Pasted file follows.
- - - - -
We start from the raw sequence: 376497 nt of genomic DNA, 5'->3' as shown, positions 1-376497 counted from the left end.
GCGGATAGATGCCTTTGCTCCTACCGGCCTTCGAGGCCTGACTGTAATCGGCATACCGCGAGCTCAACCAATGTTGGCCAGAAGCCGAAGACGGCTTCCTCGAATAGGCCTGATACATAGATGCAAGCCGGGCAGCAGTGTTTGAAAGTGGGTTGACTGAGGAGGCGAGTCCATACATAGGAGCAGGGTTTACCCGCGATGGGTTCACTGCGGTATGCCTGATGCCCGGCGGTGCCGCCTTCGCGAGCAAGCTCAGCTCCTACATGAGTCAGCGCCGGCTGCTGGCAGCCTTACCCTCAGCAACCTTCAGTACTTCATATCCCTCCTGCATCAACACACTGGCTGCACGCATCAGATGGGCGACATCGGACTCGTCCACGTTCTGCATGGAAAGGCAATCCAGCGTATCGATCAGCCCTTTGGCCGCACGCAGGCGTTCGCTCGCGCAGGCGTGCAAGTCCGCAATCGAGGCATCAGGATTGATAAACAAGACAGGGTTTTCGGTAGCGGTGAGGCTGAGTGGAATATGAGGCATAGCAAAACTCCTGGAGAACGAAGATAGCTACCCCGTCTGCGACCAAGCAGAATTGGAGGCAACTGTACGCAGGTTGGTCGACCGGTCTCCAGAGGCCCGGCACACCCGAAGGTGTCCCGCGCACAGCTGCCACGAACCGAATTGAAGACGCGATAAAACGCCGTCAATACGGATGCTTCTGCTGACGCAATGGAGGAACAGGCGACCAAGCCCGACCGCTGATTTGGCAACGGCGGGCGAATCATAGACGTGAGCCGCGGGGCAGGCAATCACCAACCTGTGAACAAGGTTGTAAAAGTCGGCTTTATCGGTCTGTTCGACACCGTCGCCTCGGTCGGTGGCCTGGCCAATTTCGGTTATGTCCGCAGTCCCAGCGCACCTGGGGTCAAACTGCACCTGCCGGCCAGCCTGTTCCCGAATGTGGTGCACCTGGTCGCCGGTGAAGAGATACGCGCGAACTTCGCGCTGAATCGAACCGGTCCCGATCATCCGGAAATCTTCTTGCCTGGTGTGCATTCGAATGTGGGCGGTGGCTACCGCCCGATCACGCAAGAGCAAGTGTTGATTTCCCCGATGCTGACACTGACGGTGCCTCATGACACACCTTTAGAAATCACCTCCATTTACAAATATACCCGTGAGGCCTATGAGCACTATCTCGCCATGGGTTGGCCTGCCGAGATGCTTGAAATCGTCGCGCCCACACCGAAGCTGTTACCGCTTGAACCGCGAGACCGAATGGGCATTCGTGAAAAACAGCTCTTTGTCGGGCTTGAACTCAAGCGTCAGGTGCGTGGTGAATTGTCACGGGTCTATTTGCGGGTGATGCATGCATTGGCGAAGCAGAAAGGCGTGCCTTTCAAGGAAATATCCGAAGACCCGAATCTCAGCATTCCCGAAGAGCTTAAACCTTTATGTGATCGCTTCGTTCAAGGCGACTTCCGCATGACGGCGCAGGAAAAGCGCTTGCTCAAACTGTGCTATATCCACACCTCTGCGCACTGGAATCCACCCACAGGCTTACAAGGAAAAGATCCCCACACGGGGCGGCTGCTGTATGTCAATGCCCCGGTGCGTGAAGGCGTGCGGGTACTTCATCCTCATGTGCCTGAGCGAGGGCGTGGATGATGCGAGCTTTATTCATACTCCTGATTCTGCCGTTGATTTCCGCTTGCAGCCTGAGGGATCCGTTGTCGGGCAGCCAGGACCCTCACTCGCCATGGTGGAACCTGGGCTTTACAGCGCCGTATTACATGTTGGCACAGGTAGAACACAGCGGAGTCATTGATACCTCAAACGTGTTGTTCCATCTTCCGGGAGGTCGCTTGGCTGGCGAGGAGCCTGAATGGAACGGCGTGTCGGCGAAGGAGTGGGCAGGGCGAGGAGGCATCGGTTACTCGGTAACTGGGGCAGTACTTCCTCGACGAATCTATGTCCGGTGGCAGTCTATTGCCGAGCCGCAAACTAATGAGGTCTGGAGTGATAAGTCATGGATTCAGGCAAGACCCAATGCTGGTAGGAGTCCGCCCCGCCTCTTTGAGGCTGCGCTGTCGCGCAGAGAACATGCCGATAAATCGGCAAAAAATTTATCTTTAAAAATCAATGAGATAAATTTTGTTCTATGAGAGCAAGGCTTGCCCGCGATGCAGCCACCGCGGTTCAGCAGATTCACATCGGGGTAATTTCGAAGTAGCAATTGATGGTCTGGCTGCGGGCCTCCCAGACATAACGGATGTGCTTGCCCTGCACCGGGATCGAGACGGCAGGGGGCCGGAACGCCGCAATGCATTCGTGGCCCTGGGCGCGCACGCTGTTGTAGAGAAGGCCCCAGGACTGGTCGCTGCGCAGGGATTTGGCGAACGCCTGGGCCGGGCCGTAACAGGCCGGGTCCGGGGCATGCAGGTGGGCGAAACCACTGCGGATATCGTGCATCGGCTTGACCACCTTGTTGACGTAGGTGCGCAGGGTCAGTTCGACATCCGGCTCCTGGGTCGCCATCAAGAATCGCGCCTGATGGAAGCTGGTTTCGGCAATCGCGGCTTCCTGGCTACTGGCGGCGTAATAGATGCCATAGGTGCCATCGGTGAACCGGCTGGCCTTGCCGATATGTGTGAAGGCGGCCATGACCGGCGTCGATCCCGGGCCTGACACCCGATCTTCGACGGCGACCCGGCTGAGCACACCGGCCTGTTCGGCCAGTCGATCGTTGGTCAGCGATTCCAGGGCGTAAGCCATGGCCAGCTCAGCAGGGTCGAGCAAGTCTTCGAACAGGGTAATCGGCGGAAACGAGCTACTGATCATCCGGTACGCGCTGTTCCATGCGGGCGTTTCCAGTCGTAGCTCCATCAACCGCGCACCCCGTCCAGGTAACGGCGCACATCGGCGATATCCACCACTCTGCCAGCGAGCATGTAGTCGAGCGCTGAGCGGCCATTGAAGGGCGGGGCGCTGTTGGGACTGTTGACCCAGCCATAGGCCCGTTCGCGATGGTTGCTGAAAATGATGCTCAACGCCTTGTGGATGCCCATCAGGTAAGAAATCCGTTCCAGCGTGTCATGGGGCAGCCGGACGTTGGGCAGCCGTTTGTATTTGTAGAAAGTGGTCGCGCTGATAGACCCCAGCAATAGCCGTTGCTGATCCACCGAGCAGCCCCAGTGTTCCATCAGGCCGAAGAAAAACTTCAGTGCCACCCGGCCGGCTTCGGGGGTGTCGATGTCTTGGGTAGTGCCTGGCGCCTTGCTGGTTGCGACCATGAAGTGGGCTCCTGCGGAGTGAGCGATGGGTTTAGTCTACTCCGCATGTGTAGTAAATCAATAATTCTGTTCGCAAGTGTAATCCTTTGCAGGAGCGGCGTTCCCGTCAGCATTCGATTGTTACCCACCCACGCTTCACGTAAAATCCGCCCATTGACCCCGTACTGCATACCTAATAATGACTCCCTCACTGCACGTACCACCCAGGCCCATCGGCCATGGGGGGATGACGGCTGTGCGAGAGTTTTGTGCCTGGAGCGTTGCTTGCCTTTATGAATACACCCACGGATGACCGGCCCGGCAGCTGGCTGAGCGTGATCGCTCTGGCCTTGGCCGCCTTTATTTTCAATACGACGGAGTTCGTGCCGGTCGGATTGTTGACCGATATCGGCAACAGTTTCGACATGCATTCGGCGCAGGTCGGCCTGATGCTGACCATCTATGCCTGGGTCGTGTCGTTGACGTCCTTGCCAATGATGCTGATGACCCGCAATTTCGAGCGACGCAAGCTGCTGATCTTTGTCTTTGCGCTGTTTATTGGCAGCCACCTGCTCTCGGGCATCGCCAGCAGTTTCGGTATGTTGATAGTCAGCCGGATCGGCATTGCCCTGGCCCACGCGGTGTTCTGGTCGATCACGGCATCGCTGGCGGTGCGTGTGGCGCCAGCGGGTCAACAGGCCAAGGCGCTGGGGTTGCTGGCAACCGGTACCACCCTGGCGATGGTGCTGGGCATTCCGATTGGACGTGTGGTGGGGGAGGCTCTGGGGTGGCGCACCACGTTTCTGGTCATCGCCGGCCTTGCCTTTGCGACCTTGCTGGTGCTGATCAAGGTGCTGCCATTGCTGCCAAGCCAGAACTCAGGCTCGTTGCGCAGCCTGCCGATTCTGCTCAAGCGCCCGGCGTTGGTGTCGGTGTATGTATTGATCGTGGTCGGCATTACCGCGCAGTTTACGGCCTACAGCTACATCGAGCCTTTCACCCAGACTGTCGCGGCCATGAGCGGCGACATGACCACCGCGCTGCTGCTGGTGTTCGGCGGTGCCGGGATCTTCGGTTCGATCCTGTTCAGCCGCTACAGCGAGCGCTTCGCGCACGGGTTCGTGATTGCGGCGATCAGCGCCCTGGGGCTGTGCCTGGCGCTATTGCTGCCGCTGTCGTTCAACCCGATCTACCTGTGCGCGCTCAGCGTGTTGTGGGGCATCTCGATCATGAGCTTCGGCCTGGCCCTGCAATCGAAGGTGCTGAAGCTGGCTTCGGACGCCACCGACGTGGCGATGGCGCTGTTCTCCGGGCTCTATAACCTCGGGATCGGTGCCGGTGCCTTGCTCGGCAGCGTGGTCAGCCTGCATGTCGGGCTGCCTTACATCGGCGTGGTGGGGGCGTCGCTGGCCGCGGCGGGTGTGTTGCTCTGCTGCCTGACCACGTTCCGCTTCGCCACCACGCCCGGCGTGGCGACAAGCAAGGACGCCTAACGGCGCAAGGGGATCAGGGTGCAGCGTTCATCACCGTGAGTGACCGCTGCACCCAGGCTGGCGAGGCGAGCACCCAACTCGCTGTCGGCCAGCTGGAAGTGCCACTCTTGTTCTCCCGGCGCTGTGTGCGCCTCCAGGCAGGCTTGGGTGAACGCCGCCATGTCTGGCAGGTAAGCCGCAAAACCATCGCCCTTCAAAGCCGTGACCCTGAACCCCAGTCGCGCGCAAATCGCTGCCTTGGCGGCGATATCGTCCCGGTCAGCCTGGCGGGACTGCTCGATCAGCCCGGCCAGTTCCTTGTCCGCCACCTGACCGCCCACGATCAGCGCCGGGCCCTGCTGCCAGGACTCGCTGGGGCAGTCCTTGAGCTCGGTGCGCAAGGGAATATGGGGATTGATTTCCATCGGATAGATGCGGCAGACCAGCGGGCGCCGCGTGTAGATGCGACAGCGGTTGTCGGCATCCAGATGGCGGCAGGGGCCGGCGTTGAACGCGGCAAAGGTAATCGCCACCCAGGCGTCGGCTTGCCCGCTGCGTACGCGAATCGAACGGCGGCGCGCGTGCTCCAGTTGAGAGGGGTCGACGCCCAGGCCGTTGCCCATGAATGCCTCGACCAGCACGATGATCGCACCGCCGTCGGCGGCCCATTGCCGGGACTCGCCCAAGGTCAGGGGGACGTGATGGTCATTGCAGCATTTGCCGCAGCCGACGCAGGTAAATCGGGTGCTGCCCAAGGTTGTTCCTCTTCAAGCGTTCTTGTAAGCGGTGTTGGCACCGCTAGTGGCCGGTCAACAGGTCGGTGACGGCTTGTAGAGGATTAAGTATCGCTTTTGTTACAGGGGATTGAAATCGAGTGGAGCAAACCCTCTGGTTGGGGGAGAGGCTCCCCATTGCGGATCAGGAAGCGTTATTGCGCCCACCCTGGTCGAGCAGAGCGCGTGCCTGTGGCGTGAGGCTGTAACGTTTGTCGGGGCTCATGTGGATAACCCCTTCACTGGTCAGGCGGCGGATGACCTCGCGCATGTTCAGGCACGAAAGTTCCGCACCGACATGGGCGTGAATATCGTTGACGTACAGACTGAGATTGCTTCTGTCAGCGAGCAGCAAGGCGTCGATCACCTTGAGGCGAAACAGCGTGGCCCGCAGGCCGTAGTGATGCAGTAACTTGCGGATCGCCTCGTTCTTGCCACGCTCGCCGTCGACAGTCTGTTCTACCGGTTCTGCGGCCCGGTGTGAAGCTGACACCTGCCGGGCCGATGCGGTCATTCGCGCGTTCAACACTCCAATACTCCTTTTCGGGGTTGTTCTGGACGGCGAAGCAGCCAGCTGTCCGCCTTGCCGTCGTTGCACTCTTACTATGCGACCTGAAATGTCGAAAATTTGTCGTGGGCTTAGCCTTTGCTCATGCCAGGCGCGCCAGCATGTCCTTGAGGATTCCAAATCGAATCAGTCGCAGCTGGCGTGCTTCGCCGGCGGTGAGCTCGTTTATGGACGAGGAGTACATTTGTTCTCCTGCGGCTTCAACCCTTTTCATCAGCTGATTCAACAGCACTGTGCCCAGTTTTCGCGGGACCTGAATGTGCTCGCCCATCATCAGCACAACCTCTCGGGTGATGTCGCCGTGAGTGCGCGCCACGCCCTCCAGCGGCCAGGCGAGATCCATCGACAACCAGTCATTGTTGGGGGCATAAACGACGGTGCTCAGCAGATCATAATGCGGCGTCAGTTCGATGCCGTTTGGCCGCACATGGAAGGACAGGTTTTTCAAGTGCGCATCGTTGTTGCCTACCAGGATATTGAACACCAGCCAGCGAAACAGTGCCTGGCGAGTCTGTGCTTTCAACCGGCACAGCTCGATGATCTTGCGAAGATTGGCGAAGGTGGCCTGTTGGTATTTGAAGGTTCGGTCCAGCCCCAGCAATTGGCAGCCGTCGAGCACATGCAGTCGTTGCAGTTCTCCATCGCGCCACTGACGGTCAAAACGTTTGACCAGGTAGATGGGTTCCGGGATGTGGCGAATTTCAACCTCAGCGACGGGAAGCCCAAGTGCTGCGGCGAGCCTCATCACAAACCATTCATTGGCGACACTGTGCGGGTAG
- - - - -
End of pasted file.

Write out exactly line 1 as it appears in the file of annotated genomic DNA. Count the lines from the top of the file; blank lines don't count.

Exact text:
We start from the raw sequence: 376497 nt of genomic DNA, 5'->3' as shown, positions 1-376497 counted from the left end.